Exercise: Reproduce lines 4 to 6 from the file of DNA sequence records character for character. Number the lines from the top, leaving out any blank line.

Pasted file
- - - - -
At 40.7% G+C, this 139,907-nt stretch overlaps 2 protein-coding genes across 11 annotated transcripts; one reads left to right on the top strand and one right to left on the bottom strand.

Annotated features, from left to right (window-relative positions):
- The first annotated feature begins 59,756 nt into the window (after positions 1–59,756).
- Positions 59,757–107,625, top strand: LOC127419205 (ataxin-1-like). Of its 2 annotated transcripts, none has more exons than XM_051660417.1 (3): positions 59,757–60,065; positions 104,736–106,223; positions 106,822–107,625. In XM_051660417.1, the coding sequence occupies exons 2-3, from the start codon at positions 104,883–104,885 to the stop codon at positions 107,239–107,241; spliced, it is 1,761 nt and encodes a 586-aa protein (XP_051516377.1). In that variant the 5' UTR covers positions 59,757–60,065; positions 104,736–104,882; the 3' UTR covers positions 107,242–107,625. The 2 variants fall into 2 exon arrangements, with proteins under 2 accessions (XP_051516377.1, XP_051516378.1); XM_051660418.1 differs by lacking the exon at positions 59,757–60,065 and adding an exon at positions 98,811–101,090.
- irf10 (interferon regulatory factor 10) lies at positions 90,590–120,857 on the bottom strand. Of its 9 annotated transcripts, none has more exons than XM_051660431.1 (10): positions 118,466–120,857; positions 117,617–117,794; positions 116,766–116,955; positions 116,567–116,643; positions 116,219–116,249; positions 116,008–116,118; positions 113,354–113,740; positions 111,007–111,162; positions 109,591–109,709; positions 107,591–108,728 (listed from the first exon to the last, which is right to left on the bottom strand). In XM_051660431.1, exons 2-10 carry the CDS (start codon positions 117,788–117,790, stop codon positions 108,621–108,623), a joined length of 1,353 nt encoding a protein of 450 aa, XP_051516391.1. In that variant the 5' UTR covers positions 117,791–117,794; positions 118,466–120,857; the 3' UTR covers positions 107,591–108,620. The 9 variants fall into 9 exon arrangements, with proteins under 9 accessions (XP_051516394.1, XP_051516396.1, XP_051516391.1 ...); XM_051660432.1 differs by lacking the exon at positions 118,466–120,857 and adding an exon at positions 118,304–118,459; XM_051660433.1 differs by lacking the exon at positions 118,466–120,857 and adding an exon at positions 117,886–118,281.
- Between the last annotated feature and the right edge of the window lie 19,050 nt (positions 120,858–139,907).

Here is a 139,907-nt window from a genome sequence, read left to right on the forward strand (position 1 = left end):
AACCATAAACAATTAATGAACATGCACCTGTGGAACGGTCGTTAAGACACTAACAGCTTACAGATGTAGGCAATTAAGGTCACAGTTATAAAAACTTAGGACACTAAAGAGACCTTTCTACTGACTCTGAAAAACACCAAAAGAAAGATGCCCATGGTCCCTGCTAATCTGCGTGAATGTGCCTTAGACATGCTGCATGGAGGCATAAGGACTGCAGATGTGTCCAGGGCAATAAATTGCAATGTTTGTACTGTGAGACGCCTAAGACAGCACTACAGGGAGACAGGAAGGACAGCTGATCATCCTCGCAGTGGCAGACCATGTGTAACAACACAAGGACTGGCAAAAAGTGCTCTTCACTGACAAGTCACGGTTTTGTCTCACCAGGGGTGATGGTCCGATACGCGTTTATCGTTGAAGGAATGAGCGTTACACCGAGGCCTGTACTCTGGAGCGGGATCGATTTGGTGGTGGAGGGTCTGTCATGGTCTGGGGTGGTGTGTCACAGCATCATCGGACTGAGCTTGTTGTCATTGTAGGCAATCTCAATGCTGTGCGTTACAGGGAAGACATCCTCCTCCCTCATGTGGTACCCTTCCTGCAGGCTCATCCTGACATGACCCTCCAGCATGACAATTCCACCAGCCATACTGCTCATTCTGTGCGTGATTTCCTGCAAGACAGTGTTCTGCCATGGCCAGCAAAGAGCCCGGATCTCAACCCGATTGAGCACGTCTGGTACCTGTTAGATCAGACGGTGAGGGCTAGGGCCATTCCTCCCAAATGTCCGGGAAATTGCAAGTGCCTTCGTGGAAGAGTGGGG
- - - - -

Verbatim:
- Positions 59,757–107,625, top strand: LOC127419205 (ataxin-1-like). Of its 2 annotated transcripts, none has more exons than XM_051660417.1 (3): positions 59,757–60,065; positions 104,736–106,223; positions 106,822–107,625. In XM_051660417.1, the coding sequence occupies exons 2-3, from the start codon at positions 104,883–104,885 to the stop codon at positions 107,239–107,241; spliced, it is 1,761 nt and encodes a 586-aa protein (XP_051516377.1). In that variant the 5' UTR covers positions 59,757–60,065; positions 104,736–104,882; the 3' UTR covers positions 107,242–107,625. The 2 variants fall into 2 exon arrangements, with proteins under 2 accessions (XP_051516377.1, XP_051516378.1); XM_051660418.1 differs by lacking the exon at positions 59,757–60,065 and adding an exon at positions 98,811–101,090.
- irf10 (interferon regulatory factor 10) lies at positions 90,590–120,857 on the bottom strand. Of its 9 annotated transcripts, none has more exons than XM_051660431.1 (10): positions 118,466–120,857; positions 117,617–117,794; positions 116,766–116,955; positions 116,567–116,643; positions 116,219–116,249; positions 116,008–116,118; positions 113,354–113,740; positions 111,007–111,162; positions 109,591–109,709; positions 107,591–108,728 (listed from the first exon to the last, which is right to left on the bottom strand). In XM_051660431.1, exons 2-10 carry the CDS (start codon positions 117,788–117,790, stop codon positions 108,621–108,623), a joined length of 1,353 nt encoding a protein of 450 aa, XP_051516391.1. In that variant the 5' UTR covers positions 117,791–117,794; positions 118,466–120,857; the 3' UTR covers positions 107,591–108,620. The 9 variants fall into 9 exon arrangements, with proteins under 9 accessions (XP_051516394.1, XP_051516396.1, XP_051516391.1 ...); XM_051660432.1 differs by lacking the exon at positions 118,466–120,857 and adding an exon at positions 118,304–118,459; XM_051660433.1 differs by lacking the exon at positions 118,466–120,857 and adding an exon at positions 117,886–118,281.
- Between the last annotated feature and the right edge of the window lie 19,050 nt (positions 120,858–139,907).